At any rate, if deleterious fruit is not the subject of interstate commerce, gambling information could not be said to be so. No question of destroying lines of communication where uniformity of operation is required is before us, and no general burden on interstate commerce is shown to be brought in question. Chapter 25016 not only imposes the prohibition on the utility furnishing the private wire, but it also punishes the person who knowingly uses the private wire to disseminate information for gambling purposes. Some of the courts have held that in the absence of statute, or authorized regulation, the utility furnishing telegraph information that is used for gambling purposes may terminate the service at pleasure and their action will be upheld. Parkes v. Bartlett, 236 Mich. 460, 210 N.W. 492, 47 A.L.R. 1128 and 1135; Smith v. Western Union Telegraph Co., 84 Ky. 664, 2 S.W. 483.
Appellants contend that the Federal Communications Act of 1934, 47 U.S.C.A. § 151 et seq., is now the sole criterion governing this question and that it forecloses the point contrary to the contention of appellees. It is true that the latter act governs all interstate communications by wire and radio. These communications by wire had previously been under the control of the Interstate Commerce Commission, but there is nothing in the Federal Communications Act to indicate that it was in any way intended to trench on the police power of the states and no regulation of the Federal Communications Commission is shown to deal with the subject matter of this litigation. The Federal cases support this premise. Cloverleaf Butter Company v. Patterson, 315 U.S. 148, 62 S. Ct. 491, 86 L. Ed. 754; McBride v. Western Union Telegraph Co., 2 Cir., 171 F.2d 1; Id., D.C., 78 F. Supp. 446.
In so holding we do not overlook the contention of appellants that they are engaged in the business of gathering and distributing harmless information and have no interest in its use after delivery. This may be admitted, but the answer is that the authority set up by the legislature has found that it is being used for a purpose condemned *463 by the act drawn in question. The legislature employed this means to subdue an immoral practice and we are not authorized to strike it down because we think another course should have been adopted. The predicate for invoking the police power is that the public welfare requires the regulation proposed and that it may be reasonably expected to correct the evil proscribed.
The difference between the private wire service banned by Chapter 25016 and the service of similar character furnished by newspapers, and other periodicals, is mainly one of speed and organization whereby the information secured can be placed in the hands of the purchaser and used for gambling purposes before it is published and becomes public property. Except for this element bookmaking of the "bookie" business would not be profitable and doubtless would not exist. It is this element that makes betting on horse racing and other sporting events pay off. It is not for this Court to say that the purpose of Chapter 25016 was to outlaw bookie betting and channel horse race gambling through the pari-mutuel system which is legalized in this State.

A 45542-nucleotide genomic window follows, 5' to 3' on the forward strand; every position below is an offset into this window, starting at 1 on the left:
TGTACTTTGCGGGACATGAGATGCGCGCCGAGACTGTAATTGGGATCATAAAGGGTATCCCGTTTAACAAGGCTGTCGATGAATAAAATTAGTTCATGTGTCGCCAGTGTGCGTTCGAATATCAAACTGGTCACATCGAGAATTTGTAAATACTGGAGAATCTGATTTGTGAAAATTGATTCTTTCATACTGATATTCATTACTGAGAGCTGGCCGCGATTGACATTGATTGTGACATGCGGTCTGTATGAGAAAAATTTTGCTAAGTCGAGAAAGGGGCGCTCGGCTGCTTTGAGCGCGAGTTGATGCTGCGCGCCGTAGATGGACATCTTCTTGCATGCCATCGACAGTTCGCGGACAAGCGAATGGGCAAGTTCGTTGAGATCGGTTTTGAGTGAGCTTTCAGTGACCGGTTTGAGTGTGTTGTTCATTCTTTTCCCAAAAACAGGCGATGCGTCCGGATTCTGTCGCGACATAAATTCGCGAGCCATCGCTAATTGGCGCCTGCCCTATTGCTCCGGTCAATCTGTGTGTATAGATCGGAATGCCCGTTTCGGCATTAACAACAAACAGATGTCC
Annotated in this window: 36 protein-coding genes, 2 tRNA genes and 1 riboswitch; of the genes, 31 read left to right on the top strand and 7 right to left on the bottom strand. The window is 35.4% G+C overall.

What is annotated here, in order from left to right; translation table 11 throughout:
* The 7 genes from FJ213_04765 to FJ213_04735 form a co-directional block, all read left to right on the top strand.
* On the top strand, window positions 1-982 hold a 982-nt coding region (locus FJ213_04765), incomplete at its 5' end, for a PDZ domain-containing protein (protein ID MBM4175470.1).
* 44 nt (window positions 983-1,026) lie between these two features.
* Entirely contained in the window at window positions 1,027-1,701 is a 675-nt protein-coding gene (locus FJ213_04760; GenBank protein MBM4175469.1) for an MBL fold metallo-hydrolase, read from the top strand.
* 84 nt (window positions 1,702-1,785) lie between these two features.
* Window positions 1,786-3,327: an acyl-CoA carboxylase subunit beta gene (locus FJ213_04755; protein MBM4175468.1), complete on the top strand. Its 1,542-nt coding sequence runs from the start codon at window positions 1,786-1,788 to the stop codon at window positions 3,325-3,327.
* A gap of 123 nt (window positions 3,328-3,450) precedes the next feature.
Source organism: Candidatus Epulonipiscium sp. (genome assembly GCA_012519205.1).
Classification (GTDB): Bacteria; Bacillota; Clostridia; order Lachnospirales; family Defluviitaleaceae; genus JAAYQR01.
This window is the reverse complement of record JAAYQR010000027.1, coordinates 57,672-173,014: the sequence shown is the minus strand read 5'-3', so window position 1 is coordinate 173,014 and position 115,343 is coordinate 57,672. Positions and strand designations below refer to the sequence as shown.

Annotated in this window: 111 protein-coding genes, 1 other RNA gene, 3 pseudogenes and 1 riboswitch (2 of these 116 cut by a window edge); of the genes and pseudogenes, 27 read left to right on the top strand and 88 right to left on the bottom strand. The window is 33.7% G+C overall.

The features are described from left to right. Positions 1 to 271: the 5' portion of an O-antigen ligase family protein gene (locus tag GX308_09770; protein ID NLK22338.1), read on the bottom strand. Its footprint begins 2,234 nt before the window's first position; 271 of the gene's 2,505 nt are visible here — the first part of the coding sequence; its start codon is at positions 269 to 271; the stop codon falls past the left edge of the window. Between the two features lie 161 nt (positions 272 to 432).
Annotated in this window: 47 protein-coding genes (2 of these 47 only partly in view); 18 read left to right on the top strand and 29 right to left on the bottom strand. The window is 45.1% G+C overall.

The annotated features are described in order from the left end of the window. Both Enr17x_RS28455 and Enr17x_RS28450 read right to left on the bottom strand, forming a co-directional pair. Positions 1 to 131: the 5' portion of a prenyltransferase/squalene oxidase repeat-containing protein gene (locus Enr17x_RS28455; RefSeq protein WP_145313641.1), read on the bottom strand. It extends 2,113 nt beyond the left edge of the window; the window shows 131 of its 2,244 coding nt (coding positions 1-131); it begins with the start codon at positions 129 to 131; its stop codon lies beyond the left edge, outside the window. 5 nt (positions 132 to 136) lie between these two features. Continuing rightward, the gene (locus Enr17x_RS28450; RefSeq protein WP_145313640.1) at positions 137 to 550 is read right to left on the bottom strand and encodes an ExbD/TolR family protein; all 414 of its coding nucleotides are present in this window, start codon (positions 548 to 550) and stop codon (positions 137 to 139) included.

The ramifications of modern economic and social conditions have enlarged the conditions under which the police power may be exercised for the purpose of suppressing practices that are repugnant to the morals, health and welfare of the country. To contend that the interstate commerce clause or any other attribute of government inhibits this is wide the mark. The police power was born with and is a necessary concomitant of civilized government. It is an essential of sovereignty and was possessed by every state before the union was formed. It has been many times held that the constitution concedes the pre-existance of the police power. While no limitations have circumscribed its use, and it is not susceptible of satisfactory definition, the very existance of government depends on it. It has been held to be the very essence of government and that all other powers are incidental to it. It stems from the maxim, sic utere tuo ut alienum non leadas (use your own property in such a manner as not to injure that of another). Blackstone attempted to define it before the Revolution and supported his theory of it by the maxim, salus populi est suprema lex (the welfare of the people is the supreme law). American Jurisprudence, Vol. 11, page 966 et seq.
Appellants underestimate the place of the police power in our scheme of government. It was inherent in the people long before the constitution was promulgated and the makers of the constitution declined to meddle with it. It was recognized as a power outside the constitution limited by the concept of common sense and reason. It was one of the powers reserved to the States by Article 10 of the Federal Constitution. The Federal Government has no general police power and that of the states is beyond the reach of Congress, except in rare cases where the people in whom it inheres have released it by the terms of the Federal Constitution. It is in constant state of evolution in order that it meet the calls for its exercise to secure the peace, welfare, good order, health and morals of the people. Hence it can under no circumstances be surrendered by the States. When it is assaulted for being in conflict with any provision of the Federal Constitution the assault should be resolved to harmonize with democratic profession. As to the effect of the interstate commerce clause on it, the cases reveal that a state regulation will not be overthrown by it unless it is shown to disrupt lines of communication essential to uniformity. The dissemination of information enabling one to bet on a horse race or some other sporting event does not reach this dignity. It is in essence a domestic regulation, within the inherent power of the states and will be stricken down only when shown to be arbitrary and unreasonable.
Other questions urged have been considered but in view of the foregoing, it becomes unnecessary to discuss them, so the judgment appealed from is affirmed.
ADAMS, C.J., CHAPMAN, THOMAS and HOBSON, JJ., and REGISTER and FABISINSKI, Associate Justices, concur.